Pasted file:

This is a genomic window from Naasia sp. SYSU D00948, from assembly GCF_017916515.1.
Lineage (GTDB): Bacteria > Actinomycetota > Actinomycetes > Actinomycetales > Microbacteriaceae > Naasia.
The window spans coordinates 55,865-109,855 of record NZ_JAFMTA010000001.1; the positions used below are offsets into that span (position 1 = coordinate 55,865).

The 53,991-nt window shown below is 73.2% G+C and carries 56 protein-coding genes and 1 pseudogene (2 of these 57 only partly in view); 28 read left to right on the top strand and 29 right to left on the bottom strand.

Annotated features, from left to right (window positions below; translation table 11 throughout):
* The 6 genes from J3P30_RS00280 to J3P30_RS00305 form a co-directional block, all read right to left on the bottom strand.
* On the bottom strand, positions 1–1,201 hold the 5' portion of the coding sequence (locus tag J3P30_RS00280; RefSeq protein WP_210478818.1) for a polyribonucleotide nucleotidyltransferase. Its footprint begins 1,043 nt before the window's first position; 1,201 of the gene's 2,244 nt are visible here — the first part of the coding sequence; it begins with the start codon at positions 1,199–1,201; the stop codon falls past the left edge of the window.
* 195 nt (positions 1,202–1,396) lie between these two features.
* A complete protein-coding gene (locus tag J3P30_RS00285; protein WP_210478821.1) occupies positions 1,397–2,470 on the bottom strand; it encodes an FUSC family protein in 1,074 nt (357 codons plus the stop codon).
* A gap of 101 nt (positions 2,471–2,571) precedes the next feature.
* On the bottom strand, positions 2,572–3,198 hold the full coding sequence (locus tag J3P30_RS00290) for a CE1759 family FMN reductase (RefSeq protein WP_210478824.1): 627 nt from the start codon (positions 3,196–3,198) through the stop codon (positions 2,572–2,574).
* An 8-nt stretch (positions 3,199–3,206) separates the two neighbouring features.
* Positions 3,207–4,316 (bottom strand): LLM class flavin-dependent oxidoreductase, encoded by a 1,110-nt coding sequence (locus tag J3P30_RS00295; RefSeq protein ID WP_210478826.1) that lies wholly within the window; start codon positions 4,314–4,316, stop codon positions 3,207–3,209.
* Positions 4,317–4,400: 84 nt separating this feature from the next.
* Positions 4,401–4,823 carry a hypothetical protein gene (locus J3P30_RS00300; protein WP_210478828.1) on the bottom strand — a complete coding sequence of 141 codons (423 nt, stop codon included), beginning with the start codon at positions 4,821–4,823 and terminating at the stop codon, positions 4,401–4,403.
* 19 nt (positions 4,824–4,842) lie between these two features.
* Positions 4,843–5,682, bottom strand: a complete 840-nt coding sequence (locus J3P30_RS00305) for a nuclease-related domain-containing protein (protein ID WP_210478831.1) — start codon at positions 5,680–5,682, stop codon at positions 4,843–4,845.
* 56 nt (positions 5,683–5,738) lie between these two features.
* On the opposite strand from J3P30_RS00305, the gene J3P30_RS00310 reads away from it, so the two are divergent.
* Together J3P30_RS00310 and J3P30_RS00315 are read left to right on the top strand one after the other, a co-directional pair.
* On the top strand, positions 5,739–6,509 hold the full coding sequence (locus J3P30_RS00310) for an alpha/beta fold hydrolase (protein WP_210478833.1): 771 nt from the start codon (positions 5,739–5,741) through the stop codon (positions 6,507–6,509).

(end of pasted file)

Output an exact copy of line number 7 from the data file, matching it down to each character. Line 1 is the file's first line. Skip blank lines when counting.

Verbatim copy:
* On the bottom strand, positions 1–1,201 hold the 5' portion of the coding sequence (locus tag J3P30_RS00280; RefSeq protein WP_210478818.1) for a polyribonucleotide nucleotidyltransferase. Its footprint begins 1,043 nt before the window's first position; 1,201 of the gene's 2,244 nt are visible here — the first part of the coding sequence; it begins with the start codon at positions 1,199–1,201; the stop codon falls past the left edge of the window.